Robert E. Maddox
Robert E. Maddox, capitalist, land and livestock dealer at Fort Worth, was born at Bienville parish, Louisiana, January 18, 1849; was reared there, on his father's plantation; and on his coming to Texas, in March 1870, he found an advantageous location on the ranch of a Mr. McConnell at Bolivar, Denton County, where he arranged to invest his surplus of $500 in cotton and look after his cattle at the same time, for the privilege of being housed and fed. In three years he sold out his growing herd for $5,000, went to Denison and engaged in shipping fat cattle to market. The panic of 1873 laid him low, however, and the spring of 1874 found him in Fort Worth penniless, having to borrow $5 to pay his stage far from Denison! Here he hired himself to J. W. Armstrong to clerk in his grocery, for $25 a month and board, and was thus employed for six months, during the last month of which time he obtained $100, and then he was too independent to remain any longer. With the $400 he had accumulated, he began trading in anything and everything, including the purchase of notes for collection; and everything to which he turned his hand yielded him a good profit, and he found his bank account growing rapidly.
In 1876 he was elected City Tax Assessor and Collector, and the small proceeds of the office aided him very materially in the days of his financial straits. While he did the office work, however, he continued to do considerable trading for the first few years; but the growth of Fort Worth increased the business of the office to such a degree, both in extent and importance, that at length it required all his time during the latter portion of his nine-years' term.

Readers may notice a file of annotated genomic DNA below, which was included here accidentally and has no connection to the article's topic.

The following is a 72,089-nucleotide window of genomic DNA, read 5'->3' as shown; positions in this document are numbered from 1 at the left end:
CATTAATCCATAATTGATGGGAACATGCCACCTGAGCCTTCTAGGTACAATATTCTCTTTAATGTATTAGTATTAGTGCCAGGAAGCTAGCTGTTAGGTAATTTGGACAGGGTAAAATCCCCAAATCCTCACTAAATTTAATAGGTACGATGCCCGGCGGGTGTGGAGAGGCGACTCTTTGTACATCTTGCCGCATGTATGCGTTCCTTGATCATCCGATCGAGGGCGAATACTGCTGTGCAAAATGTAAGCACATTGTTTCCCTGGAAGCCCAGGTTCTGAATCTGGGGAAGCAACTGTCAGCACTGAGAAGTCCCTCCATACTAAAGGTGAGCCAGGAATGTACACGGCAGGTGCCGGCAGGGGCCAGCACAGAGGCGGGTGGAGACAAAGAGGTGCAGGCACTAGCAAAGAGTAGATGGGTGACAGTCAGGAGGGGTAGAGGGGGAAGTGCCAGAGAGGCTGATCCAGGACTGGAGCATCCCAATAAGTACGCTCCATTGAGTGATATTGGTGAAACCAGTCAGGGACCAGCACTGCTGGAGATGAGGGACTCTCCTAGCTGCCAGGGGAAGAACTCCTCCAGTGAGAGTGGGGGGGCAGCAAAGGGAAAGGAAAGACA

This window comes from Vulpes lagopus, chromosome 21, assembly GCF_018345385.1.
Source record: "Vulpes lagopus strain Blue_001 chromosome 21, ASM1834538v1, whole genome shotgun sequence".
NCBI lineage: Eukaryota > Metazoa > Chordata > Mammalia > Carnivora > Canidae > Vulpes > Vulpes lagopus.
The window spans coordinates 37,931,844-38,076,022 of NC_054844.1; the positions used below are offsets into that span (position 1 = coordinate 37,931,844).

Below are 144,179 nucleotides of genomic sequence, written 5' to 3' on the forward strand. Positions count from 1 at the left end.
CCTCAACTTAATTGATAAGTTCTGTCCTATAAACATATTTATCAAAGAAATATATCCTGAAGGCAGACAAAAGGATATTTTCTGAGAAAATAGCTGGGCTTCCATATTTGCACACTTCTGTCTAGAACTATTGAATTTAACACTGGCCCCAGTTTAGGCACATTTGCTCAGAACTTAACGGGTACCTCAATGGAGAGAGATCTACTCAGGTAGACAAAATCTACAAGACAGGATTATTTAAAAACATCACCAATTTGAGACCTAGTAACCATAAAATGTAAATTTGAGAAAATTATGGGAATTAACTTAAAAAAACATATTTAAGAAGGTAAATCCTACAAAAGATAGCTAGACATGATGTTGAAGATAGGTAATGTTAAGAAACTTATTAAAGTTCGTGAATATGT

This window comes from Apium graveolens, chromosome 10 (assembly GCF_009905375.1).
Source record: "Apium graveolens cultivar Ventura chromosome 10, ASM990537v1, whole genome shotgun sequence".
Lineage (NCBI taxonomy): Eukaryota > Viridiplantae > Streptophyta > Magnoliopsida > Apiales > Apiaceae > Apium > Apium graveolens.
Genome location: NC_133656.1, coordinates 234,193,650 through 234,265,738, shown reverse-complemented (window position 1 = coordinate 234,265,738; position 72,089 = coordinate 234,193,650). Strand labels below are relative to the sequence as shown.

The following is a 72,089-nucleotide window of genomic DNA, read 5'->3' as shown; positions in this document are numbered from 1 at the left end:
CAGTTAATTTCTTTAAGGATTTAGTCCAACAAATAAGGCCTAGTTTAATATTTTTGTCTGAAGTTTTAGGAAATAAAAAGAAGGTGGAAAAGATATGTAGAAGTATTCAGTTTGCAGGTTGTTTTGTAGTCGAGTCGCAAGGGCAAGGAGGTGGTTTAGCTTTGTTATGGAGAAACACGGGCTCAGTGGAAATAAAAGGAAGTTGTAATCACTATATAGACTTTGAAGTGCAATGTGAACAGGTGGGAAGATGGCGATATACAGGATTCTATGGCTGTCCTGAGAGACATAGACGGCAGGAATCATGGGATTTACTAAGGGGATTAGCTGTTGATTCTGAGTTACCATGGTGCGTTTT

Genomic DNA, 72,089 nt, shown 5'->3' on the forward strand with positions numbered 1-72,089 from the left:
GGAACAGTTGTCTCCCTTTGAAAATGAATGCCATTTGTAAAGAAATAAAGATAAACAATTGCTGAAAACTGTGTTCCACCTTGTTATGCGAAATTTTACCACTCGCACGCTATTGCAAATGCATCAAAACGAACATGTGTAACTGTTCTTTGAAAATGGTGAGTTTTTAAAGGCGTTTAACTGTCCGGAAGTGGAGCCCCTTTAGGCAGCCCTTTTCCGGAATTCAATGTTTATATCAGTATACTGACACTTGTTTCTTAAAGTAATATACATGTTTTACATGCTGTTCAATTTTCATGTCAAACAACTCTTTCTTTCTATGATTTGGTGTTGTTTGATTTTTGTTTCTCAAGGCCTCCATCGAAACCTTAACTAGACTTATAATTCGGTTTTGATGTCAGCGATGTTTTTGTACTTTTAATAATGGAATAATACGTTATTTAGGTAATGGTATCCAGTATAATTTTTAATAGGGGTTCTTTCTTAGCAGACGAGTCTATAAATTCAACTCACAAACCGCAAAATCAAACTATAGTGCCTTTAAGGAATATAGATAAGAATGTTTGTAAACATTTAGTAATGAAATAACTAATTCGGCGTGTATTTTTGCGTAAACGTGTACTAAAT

Investing his ready cash in vacant city property in the 1870s, he held it until an opportunity came to sell it at a great advance. Lands which he purchased at $6 or $7 an acre, he sold at $150 per acre. His money was reinvested in desirable inside lots, many of which he improved, and are now yielding a good return. He also owns the Richelieu Hotel building, occupied by George E. Bright, on Main Street, and five other important business lots on the same street, between Fifteenth and Sixteenth streets; and six lots as follows: 50 x 100, corner of Rusk and Fifteenth; 100 x 100, corner of Fifteenth and Colham; and one 50 x 100 at the intersection of Jones and Fifteenth streets. Also he owns the triangular building on Front street, the old Compress block on Front street, and residence lots too numerous to mention.
He owns and has improved the Madoxia Park farm of 900 acres, where he breeds his fine horses, which he sells when colts, at $200 to $500, in the Fort Worth market. In 1890 he built the best horse barn west of the Mississippi River, costing $23,500. Water is supplied to this establishment directly from the Trinity River and Sycamore Creek. He has also put in a system of water works supplied by artesian wells with a good pressure. His livestock consists of 100 head of fine-bred running, trotting and saddle horses, Jersey cattle, and Poland-China hogs. His horse, Bret Harte, he sold in 1892 for $2,500 cash. He is a fine racer, with a good record.
Mr. Maddox assisted in erecting the first electric light and ice plant in Fort Worth, and he owns the Lampasas street railway, and city property in Rockport, this state. Mr. Maddox is a gentleman highly regarded by his business associates, and he has been a prominent factor in the advancement of Fort Worth.
October 2, 1882, in Fort Worth, he married Miss Anna Higbee, daughter of the late C. H. Higbee. She died in 1883.
[Source: History of Texas, Together with a Biographical History of Tarrant and Parker Counties (Chicago: The Lewis Publishing Company, 1895), pp. 406–408.]
Elaine Nall Bay